Get an outdoor ashtray that is windproof and won't leak in the rain. Even a big bucket with sand is vastly better than throwing discarded cigarette butts on the lawn! Sure some of you might be laughing, but trust me when I tell you I have known people who did this! I even got a letter from a woman who told me her husband did this and it wasn't until a few years after his death to emphysema that she found toads coming around to her yard. She had lived there 12 years and never seen one.

      Of course, everybody is aware of the dangers of second hand smoke and environmental tobacco smoke (ETS). There is no safe level of it for either the smoker or anyone or anything in its path. Frogs and toads need lots of clean air because they breath through their skins. Many smokers do not realize how badly they stink and how badly their home stinks. When people smoke indoors, the smoke is not just comprised of air. It is latent with things like tar and nicotine and about 4,000 other chemicals. Some of these chemicals are illegal and have been banned, but regardless of how lethal they are, they are still sold in cigarettes, legally! All these components land on clothing, furniture, walls and carpets and quickly begin to outgas with that familair stench. Just clean a mirror or even a wall with windex and a paper towel and you can see the nastiest film settled on the item you are cleaning. With this in mind, imagine being a tiny frog or toad relying on fresh air!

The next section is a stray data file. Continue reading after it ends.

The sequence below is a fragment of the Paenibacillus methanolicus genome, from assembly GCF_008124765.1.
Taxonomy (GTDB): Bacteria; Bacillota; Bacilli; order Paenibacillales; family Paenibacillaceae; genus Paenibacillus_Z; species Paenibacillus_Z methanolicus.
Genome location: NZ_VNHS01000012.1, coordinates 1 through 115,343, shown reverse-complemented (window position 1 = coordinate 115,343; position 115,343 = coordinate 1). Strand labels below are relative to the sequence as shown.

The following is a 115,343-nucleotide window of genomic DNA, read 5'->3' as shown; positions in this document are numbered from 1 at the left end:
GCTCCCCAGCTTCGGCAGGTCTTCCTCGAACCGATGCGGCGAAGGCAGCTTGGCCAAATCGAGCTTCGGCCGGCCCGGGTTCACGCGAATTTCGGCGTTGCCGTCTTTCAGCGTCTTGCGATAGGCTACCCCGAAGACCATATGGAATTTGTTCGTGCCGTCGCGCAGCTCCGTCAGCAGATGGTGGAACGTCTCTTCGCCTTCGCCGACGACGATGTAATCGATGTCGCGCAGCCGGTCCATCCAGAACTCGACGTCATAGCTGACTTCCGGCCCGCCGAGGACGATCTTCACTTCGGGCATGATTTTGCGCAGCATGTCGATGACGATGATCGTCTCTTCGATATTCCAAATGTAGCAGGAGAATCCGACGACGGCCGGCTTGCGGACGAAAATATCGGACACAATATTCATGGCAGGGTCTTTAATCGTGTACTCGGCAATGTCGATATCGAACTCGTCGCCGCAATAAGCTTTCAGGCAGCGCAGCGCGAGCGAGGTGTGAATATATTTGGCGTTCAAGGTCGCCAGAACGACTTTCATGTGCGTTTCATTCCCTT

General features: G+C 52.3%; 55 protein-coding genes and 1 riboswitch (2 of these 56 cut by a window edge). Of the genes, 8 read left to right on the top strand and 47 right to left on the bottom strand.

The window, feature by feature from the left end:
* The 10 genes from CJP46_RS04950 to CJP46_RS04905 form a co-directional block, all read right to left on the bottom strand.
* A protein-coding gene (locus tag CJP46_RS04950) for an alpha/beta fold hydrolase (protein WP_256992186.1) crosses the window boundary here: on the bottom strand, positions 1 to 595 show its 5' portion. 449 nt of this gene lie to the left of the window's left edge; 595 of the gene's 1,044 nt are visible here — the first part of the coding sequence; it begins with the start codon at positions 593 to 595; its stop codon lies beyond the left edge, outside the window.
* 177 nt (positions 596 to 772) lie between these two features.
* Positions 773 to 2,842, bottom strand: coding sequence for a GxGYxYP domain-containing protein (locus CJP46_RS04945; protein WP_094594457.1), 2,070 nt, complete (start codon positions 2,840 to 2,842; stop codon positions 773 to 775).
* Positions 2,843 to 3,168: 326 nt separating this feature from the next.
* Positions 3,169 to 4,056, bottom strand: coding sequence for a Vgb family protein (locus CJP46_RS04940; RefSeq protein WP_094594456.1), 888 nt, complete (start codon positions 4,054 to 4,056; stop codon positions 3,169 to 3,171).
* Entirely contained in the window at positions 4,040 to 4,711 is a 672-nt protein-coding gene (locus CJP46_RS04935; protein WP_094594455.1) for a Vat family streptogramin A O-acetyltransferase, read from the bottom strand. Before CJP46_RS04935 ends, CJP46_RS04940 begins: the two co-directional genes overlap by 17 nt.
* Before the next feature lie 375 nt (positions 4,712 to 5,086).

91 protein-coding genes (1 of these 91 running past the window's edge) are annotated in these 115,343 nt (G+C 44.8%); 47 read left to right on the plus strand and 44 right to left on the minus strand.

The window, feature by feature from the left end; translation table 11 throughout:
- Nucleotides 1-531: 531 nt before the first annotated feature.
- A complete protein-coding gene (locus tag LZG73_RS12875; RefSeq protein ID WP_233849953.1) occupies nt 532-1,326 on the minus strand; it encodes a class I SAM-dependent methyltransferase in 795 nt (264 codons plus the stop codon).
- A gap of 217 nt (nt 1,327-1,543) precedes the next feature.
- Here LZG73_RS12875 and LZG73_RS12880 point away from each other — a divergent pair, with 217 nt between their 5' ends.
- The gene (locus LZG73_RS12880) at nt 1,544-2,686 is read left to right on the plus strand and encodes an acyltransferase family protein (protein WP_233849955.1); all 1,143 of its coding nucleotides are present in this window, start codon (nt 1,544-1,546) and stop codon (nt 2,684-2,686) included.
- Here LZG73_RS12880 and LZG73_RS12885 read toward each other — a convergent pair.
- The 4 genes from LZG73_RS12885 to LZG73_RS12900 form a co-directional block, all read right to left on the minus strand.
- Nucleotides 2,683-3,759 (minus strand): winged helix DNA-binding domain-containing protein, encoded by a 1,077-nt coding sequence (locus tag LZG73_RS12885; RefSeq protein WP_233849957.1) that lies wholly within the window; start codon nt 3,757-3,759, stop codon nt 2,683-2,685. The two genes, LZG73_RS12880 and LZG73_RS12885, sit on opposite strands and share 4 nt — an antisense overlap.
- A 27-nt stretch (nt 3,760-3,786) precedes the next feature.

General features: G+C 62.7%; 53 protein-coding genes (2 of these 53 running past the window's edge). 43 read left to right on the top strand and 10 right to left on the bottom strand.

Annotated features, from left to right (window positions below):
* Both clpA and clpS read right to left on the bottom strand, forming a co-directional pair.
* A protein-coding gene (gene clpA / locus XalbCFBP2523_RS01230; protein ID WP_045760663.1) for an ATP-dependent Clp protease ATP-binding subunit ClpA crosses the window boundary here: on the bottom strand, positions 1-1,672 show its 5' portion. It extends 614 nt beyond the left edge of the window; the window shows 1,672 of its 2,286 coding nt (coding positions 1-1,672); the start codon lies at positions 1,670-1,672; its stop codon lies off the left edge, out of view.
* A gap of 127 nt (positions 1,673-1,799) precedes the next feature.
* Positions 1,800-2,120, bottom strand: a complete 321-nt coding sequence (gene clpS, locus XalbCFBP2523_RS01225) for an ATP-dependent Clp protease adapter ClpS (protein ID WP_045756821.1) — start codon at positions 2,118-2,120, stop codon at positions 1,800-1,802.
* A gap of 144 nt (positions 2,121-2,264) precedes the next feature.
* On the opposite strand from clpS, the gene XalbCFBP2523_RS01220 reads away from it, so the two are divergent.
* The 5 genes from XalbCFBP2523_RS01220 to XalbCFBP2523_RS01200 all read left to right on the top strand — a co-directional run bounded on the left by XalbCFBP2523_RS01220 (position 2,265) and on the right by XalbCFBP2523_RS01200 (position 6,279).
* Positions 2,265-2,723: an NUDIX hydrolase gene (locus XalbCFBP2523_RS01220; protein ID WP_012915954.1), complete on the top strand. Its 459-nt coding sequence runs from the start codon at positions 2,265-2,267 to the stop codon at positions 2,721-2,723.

The obvious best solution is to stop smoking in your house, both for your own sake and theirs. Its bad enough to smoke, but if you smoke indoors, you are committed to breathing in all the ETS which does not dissipate so quickly. You are far better off to get an outdoor ashtray or pail and go outside (yes, even in the cold - that's what coats and gloves are for; if my husband did it, anyone can; though thankfully he's quit). If you refuse to stop smoking in your house, don't keep animals. Its not fair to them. Every living thing has a right to clean air! A smoker removes that right from anyone in their path (and sadly, usually doesn't care). Failing all that, the next best solution is to dedicate a room to the animals where nobody smokes and then put a hepa/ion filter in the room which runs 24/7. This will not eliminate the smoke. A non-smoker or former smoker can tell as soon as they walk in. But it will reduce it to some extent and the animals are better off than they would be without it.

Another source of serious indoor pollution is from paints and particularly airbrushing. If you airbrush indoors, you should wear a respirator, and the room should have an exhaust fan. The fine mist that comes from an airbrush is not safe to breath and should be kept far away from your pets. If you must airbrush in a room with your toads, you should move the toads to another room or better yet, move your airbrushing operation to another room if possible.

The fact is, amphibians are wild animals. Even those bred for the pet trade are not domesticated animals. If you are going to keep them, keep them safe and provide them with what they need most - clean air and clean water. Proper cleanliness in their tank, clean air and clean, purified water are your best bets to keeping amphibians successfully.